An aimless young man who is scalping tickets, gambling, and drinking, agrees to coach a Little League team from the Cabrini Green housing project in Chicago as a condition of getting a loan from a friend.
In 1964, a group of high school friends who live on the Near North Side of Chicago enjoy life to the fullest...parties, hanging out, meeting new friends. Then life changes for two of the ... See full summary »
Eddie Griffin is Miles Waise, a fast rising nightclub comedian. His life is made difficult by his manager, who wants him to sell out for big bucks, and his brother Fifty Dollah, a scheming ... See full summary »
As Carl Black gets the opportunity to move his family out of Chicago in hope of a better life, their arrival in Beverly Hills is timed with that city's annual purge, where all crime is legal for twelve hours.
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Keenen Ivory Wayans
Keenen Ivory Wayans,
Charles S. Dutton,
Jada Pinkett Smith
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Peaches, a hair stylist from Baltimore, and her estranged sister, Angela, the owner of an upscale salon in Beverly Hills, get reacquainted when Peaches decides to attend a celebration for ... See full summary »
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Chinese kid Julian, who was adopted by the black family of Joe and Annabelle Lee and Asian exchange student May-Ling, who is housed with a black family, are trying to adapt to their mostly ... See full summary »
Bright, educated, handsome Conor O'Neill's promising future was wrecked by his gambling addiction, which dragged him into heavy drinking and petty crime, but worst of all, the stifling grip of loan-shark bookies. Desperate for a loan, he agrees to stand in for lawyer friend Jimmy Fleming as coach of a Chicago ghetto Little League baseball team. His sense of pride, becoming the boys' sole idol, and competition, plus their attractive teacher, motivate Conor. But the crushing loan problem rather requires leaving town. Written by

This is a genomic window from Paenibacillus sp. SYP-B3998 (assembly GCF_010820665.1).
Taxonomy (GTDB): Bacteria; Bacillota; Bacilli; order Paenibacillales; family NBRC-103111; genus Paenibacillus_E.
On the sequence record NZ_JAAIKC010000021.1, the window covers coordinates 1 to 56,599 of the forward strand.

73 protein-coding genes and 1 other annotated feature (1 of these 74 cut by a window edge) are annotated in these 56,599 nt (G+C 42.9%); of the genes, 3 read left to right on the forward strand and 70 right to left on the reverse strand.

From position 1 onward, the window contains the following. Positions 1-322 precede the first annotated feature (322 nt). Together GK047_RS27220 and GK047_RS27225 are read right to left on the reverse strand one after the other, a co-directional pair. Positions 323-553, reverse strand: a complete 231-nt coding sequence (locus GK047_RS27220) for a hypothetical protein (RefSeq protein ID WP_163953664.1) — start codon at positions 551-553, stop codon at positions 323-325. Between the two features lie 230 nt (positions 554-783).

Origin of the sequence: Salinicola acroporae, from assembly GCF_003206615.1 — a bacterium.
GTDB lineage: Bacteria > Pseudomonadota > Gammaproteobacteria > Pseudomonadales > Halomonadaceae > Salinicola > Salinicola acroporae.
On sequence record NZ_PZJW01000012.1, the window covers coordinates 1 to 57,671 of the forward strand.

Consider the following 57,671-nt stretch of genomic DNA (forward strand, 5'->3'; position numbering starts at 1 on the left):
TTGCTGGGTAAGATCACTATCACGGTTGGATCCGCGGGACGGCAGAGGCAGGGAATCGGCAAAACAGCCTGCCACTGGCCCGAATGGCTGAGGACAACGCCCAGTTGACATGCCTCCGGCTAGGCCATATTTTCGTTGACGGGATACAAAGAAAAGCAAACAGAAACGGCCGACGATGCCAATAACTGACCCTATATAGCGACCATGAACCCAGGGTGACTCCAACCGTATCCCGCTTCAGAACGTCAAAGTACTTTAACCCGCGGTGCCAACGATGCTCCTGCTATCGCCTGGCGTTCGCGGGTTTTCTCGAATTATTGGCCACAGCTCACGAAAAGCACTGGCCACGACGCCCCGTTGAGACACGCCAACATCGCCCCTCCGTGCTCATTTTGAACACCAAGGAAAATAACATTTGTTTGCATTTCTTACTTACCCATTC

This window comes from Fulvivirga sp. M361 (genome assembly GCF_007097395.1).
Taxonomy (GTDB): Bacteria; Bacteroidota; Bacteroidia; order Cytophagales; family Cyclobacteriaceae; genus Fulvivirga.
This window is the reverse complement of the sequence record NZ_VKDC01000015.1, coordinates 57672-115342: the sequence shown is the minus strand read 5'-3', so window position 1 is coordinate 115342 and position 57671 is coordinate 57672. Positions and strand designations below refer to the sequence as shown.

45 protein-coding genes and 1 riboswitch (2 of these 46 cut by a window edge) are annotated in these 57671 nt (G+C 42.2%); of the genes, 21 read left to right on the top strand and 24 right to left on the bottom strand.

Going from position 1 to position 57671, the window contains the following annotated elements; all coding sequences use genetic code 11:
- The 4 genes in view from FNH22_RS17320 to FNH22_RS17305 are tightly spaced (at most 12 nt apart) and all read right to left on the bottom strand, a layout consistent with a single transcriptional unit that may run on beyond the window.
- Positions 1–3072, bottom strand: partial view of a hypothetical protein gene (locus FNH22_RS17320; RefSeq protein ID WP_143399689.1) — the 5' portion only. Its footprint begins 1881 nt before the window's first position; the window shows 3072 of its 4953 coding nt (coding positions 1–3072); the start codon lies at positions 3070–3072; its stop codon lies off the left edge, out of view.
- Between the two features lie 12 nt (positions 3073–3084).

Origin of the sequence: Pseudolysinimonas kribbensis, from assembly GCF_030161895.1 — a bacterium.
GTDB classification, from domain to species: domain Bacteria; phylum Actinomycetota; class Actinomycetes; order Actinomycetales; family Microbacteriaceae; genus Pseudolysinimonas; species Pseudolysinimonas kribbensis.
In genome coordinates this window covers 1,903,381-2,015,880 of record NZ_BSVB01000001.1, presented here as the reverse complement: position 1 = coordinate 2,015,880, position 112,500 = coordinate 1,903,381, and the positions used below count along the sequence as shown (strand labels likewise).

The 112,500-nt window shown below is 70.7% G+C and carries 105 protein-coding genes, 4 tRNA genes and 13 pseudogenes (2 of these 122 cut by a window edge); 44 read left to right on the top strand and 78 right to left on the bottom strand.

There are at least three players on the Kekambas team whose names we never learn, nor do we ever hear them speak. The only ones who speak and have their names mentioned are: Andre Ray Peetes, Miles Pennfield II, Jefferson Albert Tibbs, Kofi and Jarius "G-Baby" Evans, Raymont "Ray-Ray". Bennet, Clarence, and Jamal. See more »
Conor leaves a mid-day practice with the team to attend a Cubs game which reportedly begins in an hour. When they arrive, it is obviously a night game. See more »
Predictable but an A+ nonetheless. Parental slant to review-
Tonight I attended a sneak preview of the movie Hardball with a 10 year old boy in tow. Hardball shows the very gritty, dangerous life of some inner city kids who are not only trying to survive, but to find some-thing worth caring about- in this case, baseball.
Though not playing to a sold out house, the audience was very loud and enthusiastic, even breaking into cheers at points. I thought the storyline was predictable (bum coach becomes a better man and gets the girl, kids learn teamwork and sportsmanship) and similar to other movies about kids sports teams. What is unique to this movie is it's view of the kids off the field- their lives in housing projects, the dangers, drugs and problems they face just living every day. It's a daring and very affecting storyline, and the cheering of the audience proved to me that it worked very, very well.
Very solid jobs by cast, including Keanu Reeves, who does a fabulous job as the shiftless/compulsive gambler/reluctant coach who becomes much more to his team after realizing these kids actually have a rougher life than his own. This role seemed as well-suited for Reeves as The Matrix...and he didn't even look good doing it. [He does clean up and flash the famous smile near the end!]
The kids steal the show here- and the audience I sat with fell for them as hard as their coach did! Lots of sniffling and clapping in the house. My son loved the movie, too, the moral themes are well wrapped up in the story and not sappy.
Some rough language, disturbing scenes of housing project life and the gambling/bookie world, some sexual references, one death. However, I would grab the kids and go if over first grade. Good opportunity to talk to the kids about winning/losing, drugs, violence and education. Best see it with your boys film since the Mighty Titans scored a touchdown. You may want to go again...
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